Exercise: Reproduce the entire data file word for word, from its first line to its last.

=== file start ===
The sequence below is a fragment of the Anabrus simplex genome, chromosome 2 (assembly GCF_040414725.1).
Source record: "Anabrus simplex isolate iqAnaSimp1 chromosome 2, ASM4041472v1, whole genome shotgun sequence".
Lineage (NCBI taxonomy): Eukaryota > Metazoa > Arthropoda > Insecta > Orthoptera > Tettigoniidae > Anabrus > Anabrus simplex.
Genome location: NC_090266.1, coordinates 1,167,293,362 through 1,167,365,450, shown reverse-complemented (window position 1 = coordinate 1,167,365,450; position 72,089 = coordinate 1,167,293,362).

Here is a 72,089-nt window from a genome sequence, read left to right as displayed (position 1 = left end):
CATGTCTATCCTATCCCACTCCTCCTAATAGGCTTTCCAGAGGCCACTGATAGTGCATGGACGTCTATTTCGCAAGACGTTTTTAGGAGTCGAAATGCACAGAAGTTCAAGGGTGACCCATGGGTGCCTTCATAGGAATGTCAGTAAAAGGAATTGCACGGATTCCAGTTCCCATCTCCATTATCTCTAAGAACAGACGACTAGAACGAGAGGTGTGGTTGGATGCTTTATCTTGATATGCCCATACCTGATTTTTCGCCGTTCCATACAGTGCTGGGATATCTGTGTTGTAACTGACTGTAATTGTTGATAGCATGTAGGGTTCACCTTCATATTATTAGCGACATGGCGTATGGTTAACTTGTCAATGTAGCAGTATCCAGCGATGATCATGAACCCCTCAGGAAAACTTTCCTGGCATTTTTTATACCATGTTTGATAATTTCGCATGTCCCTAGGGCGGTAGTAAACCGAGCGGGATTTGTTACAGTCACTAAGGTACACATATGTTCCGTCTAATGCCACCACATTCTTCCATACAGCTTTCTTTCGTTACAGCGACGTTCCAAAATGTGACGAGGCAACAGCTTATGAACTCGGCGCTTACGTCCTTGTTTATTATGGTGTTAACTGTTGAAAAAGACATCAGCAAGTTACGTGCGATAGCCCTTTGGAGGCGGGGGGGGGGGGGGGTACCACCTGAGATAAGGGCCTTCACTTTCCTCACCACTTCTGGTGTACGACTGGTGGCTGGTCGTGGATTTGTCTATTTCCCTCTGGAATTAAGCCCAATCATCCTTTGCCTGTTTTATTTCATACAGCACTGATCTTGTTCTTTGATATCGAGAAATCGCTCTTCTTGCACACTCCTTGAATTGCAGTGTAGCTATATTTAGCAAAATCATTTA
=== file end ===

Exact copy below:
The sequence below is a fragment of the Anabrus simplex genome, chromosome 2 (assembly GCF_040414725.1).
Source record: "Anabrus simplex isolate iqAnaSimp1 chromosome 2, ASM4041472v1, whole genome shotgun sequence".
Lineage (NCBI taxonomy): Eukaryota > Metazoa > Arthropoda > Insecta > Orthoptera > Tettigoniidae > Anabrus > Anabrus simplex.
Genome location: NC_090266.1, coordinates 1,167,293,362 through 1,167,365,450, shown reverse-complemented (window position 1 = coordinate 1,167,365,450; position 72,089 = coordinate 1,167,293,362).

Here is a 72,089-nt window from a genome sequence, read left to right as displayed (position 1 = left end):
CATGTCTATCCTATCCCACTCCTCCTAATAGGCTTTCCAGAGGCCACTGATAGTGCATGGACGTCTATTTCGCAAGACGTTTTTAGGAGTCGAAATGCACAGAAGTTCAAGGGTGACCCATGGGTGCCTTCATAGGAATGTCAGTAAAAGGAATTGCACGGATTCCAGTTCCCATCTCCATTATCTCTAAGAACAGACGACTAGAACGAGAGGTGTGGTTGGATGCTTTATCTTGATATGCCCATACCTGATTTTTCGCCGTTCCATACAGTGCTGGGATATCTGTGTTGTAACTGACTGTAATTGTTGATAGCATGTAGGGTTCACCTTCATATTATTAGCGACATGGCGTATGGTTAACTTGTCAATGTAGCAGTATCCAGCGATGATCATGAACCCCTCAGGAAAACTTTCCTGGCATTTTTTATACCATGTTTGATAATTTCGCATGTCCCTAGGGCGGTAGTAAACCGAGCGGGATTTGTTACAGTCACTAAGGTACACATATGTTCCGTCTAATGCCACCACATTCTTCCATACAGCTTTCTTTCGTTACAGCGACGTTCCAAAATGTGACGAGGCAACAGCTTATGAACTCGGCGCTTACGTCCTTGTTTATTATGGTGTTAACTGTTGAAAAAGACATCAGCAAGTTACGTGCGATAGCCCTTTGGAGGCGGGGGGGGGGGGGGGTACCACCTGAGATAAGGGCCTTCACTTTCCTCACCACTTCTGGTGTACGACTGGTGGCTGGTCGTGGATTTGTCTATTTCCCTCTGGAATTAAGCCCAATCATCCTTTGCCTGTTTTATTTCATACAGCACTGATCTTGTTCTTTGATATCGAGAAATCGCTCTTCTTGCACACTCCTTGAATTGCAGTGTAGCTATATTTAGCAAAATCATTTA